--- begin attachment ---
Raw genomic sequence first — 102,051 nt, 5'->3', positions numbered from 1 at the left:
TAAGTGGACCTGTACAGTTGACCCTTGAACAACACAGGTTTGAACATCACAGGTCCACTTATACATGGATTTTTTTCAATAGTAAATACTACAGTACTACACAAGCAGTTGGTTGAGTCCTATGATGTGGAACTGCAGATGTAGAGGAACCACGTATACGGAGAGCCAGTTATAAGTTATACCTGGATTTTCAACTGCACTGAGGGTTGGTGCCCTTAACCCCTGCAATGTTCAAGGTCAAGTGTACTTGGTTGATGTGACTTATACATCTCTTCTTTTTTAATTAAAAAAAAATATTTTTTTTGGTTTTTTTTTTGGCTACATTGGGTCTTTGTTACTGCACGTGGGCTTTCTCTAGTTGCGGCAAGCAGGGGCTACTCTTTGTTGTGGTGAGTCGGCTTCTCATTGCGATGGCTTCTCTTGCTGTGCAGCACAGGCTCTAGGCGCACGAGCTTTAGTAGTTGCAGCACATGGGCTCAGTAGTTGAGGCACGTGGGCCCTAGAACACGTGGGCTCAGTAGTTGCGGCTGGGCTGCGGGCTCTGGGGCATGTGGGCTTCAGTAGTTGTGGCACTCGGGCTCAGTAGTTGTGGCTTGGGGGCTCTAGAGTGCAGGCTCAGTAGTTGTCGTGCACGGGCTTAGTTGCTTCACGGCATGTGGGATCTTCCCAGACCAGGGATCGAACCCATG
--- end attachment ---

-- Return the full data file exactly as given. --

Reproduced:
Raw genomic sequence first — 102,051 nt, 5'->3', positions numbered from 1 at the left:
TAAGTGGACCTGTACAGTTGACCCTTGAACAACACAGGTTTGAACATCACAGGTCCACTTATACATGGATTTTTTTCAATAGTAAATACTACAGTACTACACAAGCAGTTGGTTGAGTCCTATGATGTGGAACTGCAGATGTAGAGGAACCACGTATACGGAGAGCCAGTTATAAGTTATACCTGGATTTTCAACTGCACTGAGGGTTGGTGCCCTTAACCCCTGCAATGTTCAAGGTCAAGTGTACTTGGTTGATGTGACTTATACATCTCTTCTTTTTTAATTAAAAAAAAATATTTTTTTTGGTTTTTTTTTTGGCTACATTGGGTCTTTGTTACTGCACGTGGGCTTTCTCTAGTTGCGGCAAGCAGGGGCTACTCTTTGTTGTGGTGAGTCGGCTTCTCATTGCGATGGCTTCTCTTGCTGTGCAGCACAGGCTCTAGGCGCACGAGCTTTAGTAGTTGCAGCACATGGGCTCAGTAGTTGAGGCACGTGGGCCCTAGAACACGTGGGCTCAGTAGTTGCGGCTGGGCTGCGGGCTCTGGGGCATGTGGGCTTCAGTAGTTGTGGCACTCGGGCTCAGTAGTTGTGGCTTGGGGGCTCTAGAGTGCAGGCTCAGTAGTTGTCGTGCACGGGCTTAGTTGCTTCACGGCATGTGGGATCTTCCCAGACCAGGGATCGAACCCATG